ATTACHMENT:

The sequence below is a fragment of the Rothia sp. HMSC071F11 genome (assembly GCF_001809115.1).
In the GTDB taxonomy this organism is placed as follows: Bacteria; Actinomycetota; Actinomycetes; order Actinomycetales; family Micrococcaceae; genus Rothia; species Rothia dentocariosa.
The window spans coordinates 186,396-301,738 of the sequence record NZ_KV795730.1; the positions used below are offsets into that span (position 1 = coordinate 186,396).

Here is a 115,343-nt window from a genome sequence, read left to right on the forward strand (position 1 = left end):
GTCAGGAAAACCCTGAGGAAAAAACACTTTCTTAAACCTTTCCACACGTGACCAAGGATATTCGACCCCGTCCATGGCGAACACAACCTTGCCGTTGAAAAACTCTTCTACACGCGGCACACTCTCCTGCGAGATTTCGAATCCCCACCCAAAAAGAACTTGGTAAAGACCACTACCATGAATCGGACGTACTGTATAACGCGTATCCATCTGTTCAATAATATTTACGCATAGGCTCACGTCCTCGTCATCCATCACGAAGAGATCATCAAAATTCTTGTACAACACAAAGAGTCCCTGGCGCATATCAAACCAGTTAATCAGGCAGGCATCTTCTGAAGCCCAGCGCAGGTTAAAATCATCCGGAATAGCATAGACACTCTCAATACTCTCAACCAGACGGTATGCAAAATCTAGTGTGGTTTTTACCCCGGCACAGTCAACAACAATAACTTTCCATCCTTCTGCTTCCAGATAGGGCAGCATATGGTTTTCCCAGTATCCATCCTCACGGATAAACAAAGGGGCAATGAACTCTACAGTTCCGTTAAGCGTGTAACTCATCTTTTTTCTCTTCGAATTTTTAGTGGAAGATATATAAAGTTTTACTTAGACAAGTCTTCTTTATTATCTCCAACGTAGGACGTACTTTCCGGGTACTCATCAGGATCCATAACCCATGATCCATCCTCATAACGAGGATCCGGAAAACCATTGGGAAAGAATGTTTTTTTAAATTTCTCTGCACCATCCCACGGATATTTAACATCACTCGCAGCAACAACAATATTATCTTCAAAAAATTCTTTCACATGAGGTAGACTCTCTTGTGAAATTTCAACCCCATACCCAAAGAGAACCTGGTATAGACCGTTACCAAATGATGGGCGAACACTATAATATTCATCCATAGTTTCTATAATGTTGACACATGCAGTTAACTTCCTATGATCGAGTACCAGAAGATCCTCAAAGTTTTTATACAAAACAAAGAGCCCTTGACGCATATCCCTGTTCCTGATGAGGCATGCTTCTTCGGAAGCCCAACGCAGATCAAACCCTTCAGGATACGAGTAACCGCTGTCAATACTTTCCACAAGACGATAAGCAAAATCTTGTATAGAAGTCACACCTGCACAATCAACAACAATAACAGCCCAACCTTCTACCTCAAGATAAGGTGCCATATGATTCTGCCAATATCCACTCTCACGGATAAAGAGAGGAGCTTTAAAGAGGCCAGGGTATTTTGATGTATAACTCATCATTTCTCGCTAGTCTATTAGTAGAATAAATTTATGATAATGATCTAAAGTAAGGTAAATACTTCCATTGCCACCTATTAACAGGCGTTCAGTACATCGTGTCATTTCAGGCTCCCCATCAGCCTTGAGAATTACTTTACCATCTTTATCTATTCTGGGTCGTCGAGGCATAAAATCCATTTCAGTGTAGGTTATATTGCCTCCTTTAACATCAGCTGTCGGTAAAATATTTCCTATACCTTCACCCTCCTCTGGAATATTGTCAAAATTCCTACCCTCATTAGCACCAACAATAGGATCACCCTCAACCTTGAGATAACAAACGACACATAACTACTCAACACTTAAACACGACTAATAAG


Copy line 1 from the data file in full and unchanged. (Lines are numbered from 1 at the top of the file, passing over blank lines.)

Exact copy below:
The sequence below is a fragment of the Rothia sp. HMSC071F11 genome (assembly GCF_001809115.1).